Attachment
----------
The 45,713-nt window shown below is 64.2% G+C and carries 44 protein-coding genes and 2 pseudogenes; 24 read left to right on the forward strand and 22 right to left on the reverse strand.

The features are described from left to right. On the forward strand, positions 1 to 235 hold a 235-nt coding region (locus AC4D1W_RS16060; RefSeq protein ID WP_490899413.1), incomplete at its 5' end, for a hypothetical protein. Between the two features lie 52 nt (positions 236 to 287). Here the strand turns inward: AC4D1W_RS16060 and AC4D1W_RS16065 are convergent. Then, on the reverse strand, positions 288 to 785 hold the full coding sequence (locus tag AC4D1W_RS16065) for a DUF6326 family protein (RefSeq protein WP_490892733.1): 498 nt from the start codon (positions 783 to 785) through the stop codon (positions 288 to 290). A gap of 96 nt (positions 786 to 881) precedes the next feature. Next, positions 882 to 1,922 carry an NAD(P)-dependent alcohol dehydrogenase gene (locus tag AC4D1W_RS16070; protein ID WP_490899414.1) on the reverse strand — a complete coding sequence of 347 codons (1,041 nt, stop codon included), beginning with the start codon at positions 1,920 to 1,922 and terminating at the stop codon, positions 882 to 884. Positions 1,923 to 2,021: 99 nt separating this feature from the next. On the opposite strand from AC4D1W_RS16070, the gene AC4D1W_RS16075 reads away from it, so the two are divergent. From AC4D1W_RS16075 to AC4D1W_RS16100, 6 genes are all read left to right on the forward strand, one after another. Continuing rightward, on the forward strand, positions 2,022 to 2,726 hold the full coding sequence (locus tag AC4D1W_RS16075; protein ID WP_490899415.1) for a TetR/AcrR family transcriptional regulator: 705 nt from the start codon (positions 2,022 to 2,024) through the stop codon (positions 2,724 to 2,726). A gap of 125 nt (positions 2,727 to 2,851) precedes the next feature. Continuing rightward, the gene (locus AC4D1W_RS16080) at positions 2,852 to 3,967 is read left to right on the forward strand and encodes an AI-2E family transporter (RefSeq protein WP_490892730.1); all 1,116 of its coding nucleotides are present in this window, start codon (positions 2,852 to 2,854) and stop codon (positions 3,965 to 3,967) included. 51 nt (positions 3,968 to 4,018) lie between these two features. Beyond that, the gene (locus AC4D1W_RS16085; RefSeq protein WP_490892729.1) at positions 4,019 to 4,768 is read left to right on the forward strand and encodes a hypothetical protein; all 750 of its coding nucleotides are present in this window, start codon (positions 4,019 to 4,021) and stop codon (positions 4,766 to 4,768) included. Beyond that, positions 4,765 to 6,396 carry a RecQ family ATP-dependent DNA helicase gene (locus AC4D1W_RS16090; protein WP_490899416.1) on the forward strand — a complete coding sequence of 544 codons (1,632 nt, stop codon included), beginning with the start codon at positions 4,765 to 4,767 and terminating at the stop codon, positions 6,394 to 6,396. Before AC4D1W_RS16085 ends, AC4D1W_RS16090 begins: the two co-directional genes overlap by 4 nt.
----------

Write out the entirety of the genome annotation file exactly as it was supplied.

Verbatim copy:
The 45,713-nt window shown below is 64.2% G+C and carries 44 protein-coding genes and 2 pseudogenes; 24 read left to right on the forward strand and 22 right to left on the reverse strand.

The features are described from left to right. On the forward strand, positions 1 to 235 hold a 235-nt coding region (locus AC4D1W_RS16060; RefSeq protein ID WP_490899413.1), incomplete at its 5' end, for a hypothetical protein. Between the two features lie 52 nt (positions 236 to 287). Here the strand turns inward: AC4D1W_RS16060 and AC4D1W_RS16065 are convergent. Then, on the reverse strand, positions 288 to 785 hold the full coding sequence (locus tag AC4D1W_RS16065) for a DUF6326 family protein (RefSeq protein WP_490892733.1): 498 nt from the start codon (positions 783 to 785) through the stop codon (positions 288 to 290). A gap of 96 nt (positions 786 to 881) precedes the next feature. Next, positions 882 to 1,922 carry an NAD(P)-dependent alcohol dehydrogenase gene (locus tag AC4D1W_RS16070; protein ID WP_490899414.1) on the reverse strand — a complete coding sequence of 347 codons (1,041 nt, stop codon included), beginning with the start codon at positions 1,920 to 1,922 and terminating at the stop codon, positions 882 to 884. Positions 1,923 to 2,021: 99 nt separating this feature from the next. On the opposite strand from AC4D1W_RS16070, the gene AC4D1W_RS16075 reads away from it, so the two are divergent. From AC4D1W_RS16075 to AC4D1W_RS16100, 6 genes are all read left to right on the forward strand, one after another. Continuing rightward, on the forward strand, positions 2,022 to 2,726 hold the full coding sequence (locus tag AC4D1W_RS16075; protein ID WP_490899415.1) for a TetR/AcrR family transcriptional regulator: 705 nt from the start codon (positions 2,022 to 2,024) through the stop codon (positions 2,724 to 2,726). A gap of 125 nt (positions 2,727 to 2,851) precedes the next feature. Continuing rightward, the gene (locus AC4D1W_RS16080) at positions 2,852 to 3,967 is read left to right on the forward strand and encodes an AI-2E family transporter (RefSeq protein WP_490892730.1); all 1,116 of its coding nucleotides are present in this window, start codon (positions 2,852 to 2,854) and stop codon (positions 3,965 to 3,967) included. 51 nt (positions 3,968 to 4,018) lie between these two features. Beyond that, the gene (locus AC4D1W_RS16085; RefSeq protein WP_490892729.1) at positions 4,019 to 4,768 is read left to right on the forward strand and encodes a hypothetical protein; all 750 of its coding nucleotides are present in this window, start codon (positions 4,019 to 4,021) and stop codon (positions 4,766 to 4,768) included. Beyond that, positions 4,765 to 6,396 carry a RecQ family ATP-dependent DNA helicase gene (locus AC4D1W_RS16090; protein WP_490899416.1) on the forward strand — a complete coding sequence of 544 codons (1,632 nt, stop codon included), beginning with the start codon at positions 4,765 to 4,767 and terminating at the stop codon, positions 6,394 to 6,396. Before AC4D1W_RS16085 ends, AC4D1W_RS16090 begins: the two co-directional genes overlap by 4 nt.